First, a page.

Year of Award
Master of Business Administration (MBA)
College of Arts & Sciences
consignment, merchandise, sales, merchandising
Consignment is a natural for many "mom and pop" stores. It does particularly well in the clothing, shoe, furniture, housewares, appliance, and stereo industries and can work in any field with high unit sales and is competitive at the manufacturer's level.1 What makes consignment sales so attractive is the fact that the supplier takes no risk. As a retailer sells the goods, he takes his percentage and remits the difference to the supplier. Until the goods are sold, the seller retains title. If the retailer fails or closes his store, the supplier can just step in and remove the goods. It is that lack of risk that induces a supplier to provide goods to a retailer who can sell the goods, bypassing any concerns of credit or cash.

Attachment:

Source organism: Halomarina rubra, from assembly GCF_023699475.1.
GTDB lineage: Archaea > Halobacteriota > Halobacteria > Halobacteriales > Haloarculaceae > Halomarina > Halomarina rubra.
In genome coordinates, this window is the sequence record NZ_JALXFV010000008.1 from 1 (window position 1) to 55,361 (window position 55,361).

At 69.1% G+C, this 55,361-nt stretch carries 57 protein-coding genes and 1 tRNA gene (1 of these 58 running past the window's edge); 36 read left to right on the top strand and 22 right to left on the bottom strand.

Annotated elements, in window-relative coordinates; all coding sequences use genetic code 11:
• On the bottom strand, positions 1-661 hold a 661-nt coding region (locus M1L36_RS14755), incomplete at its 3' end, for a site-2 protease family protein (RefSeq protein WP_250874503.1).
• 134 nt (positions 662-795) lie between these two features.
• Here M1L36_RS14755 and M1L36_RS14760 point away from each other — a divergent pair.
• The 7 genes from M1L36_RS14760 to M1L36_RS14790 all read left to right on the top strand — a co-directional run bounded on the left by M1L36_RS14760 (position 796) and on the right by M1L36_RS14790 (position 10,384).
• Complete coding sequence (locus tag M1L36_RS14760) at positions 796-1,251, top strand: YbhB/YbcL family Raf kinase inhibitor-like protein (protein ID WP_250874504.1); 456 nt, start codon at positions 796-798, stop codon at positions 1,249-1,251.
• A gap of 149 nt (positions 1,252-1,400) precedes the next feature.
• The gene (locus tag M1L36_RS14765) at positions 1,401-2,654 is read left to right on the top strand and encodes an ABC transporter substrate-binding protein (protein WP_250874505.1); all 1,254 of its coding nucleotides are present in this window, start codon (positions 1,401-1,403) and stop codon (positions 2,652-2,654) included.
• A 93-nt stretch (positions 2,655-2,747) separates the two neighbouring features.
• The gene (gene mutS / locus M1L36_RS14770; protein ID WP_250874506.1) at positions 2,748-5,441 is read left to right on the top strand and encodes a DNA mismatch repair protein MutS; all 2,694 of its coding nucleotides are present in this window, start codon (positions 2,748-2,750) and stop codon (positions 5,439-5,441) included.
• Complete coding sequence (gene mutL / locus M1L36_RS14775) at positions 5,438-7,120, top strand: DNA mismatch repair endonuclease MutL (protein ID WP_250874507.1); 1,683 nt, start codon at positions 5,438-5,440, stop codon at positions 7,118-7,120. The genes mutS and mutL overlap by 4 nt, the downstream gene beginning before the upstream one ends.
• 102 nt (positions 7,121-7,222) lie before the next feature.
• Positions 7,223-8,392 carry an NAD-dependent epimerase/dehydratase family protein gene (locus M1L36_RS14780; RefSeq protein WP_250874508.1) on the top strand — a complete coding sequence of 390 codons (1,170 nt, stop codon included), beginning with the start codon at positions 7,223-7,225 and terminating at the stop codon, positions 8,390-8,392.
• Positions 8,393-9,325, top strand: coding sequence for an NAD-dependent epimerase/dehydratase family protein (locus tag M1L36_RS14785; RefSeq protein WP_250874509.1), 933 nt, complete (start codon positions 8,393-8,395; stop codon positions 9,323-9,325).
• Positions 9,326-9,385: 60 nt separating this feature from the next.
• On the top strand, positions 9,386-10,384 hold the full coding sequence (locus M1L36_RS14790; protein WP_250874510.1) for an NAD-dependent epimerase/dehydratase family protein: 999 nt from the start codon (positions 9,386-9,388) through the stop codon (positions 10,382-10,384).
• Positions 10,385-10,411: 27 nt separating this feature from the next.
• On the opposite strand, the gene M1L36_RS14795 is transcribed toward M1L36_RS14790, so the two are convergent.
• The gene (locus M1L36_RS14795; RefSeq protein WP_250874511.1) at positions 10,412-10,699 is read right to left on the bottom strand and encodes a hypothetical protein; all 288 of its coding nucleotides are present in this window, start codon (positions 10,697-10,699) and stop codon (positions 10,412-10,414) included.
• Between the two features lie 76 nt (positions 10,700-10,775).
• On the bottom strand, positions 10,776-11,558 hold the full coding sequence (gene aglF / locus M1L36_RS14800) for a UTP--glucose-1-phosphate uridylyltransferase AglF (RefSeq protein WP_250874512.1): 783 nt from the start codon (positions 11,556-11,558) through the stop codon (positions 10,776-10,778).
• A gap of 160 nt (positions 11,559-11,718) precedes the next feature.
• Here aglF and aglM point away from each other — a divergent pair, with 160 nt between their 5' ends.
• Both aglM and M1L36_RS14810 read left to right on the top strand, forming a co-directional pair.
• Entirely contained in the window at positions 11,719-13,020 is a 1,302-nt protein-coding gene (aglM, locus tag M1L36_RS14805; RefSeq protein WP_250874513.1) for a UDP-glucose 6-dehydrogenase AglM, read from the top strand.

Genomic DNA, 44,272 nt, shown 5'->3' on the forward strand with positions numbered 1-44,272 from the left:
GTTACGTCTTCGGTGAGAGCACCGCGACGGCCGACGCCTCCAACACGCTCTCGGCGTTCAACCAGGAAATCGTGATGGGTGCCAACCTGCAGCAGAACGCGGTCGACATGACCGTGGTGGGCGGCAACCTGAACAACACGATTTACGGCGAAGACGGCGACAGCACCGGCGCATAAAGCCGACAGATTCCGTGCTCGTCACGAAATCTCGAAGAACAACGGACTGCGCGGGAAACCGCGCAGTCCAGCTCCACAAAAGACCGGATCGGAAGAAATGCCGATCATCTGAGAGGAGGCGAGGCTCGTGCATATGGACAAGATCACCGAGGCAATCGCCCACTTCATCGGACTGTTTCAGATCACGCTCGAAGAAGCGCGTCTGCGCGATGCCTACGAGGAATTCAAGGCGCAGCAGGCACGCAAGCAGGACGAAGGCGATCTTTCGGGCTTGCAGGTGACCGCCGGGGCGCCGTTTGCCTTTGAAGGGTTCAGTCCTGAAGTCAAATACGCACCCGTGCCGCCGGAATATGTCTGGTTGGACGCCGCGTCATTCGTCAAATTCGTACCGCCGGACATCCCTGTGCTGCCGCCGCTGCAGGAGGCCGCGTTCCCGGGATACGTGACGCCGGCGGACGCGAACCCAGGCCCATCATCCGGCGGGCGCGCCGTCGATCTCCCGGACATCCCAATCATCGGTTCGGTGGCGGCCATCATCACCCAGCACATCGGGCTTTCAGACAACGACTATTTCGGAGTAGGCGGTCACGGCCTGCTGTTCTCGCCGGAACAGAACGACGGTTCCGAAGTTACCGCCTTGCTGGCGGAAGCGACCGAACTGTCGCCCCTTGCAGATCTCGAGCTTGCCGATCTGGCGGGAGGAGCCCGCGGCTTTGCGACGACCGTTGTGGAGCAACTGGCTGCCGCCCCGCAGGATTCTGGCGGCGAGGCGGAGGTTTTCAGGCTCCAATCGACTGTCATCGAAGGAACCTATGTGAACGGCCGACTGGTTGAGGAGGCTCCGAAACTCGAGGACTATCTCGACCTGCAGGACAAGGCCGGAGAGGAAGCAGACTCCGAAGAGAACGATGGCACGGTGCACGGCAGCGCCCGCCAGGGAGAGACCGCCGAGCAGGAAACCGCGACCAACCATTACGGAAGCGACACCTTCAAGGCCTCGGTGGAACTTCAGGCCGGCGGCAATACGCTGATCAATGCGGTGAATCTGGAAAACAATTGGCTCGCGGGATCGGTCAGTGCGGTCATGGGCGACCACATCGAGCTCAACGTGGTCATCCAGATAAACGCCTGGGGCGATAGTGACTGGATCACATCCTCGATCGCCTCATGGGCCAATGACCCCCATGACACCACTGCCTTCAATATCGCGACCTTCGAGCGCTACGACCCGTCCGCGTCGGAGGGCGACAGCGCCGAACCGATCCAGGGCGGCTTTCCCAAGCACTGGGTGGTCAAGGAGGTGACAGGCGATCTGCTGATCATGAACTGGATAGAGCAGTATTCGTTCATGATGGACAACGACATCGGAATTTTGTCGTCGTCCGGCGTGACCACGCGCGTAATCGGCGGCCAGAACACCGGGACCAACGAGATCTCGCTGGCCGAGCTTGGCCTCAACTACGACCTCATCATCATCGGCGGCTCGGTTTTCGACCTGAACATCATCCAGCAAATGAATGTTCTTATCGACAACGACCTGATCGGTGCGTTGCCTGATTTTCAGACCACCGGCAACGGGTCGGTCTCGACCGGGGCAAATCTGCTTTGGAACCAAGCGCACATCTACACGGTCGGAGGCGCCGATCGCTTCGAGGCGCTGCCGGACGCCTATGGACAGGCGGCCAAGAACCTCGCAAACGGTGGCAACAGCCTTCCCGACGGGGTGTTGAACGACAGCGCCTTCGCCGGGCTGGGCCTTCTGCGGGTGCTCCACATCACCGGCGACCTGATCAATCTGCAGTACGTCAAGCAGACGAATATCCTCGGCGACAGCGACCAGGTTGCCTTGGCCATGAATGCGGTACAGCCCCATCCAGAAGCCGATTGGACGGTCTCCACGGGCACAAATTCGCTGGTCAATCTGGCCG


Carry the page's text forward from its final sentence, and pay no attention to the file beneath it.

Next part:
Creative Commons License
This work is licensed under a Creative Commons Attribution-Noncommercial-Share Alike 4.0 License.
Kessler, Rita Richelle, "A Comparative Analysis of Franchising, Owning, and Consigning for the Low Volume Retailer" (1994). Theses, Dissertations, and Capstone Projects. 231.
Available to Fontbonne users only. Please log in with your id + password.
If you are the author of this work and would like to make it openly accessible to all, please click the button above.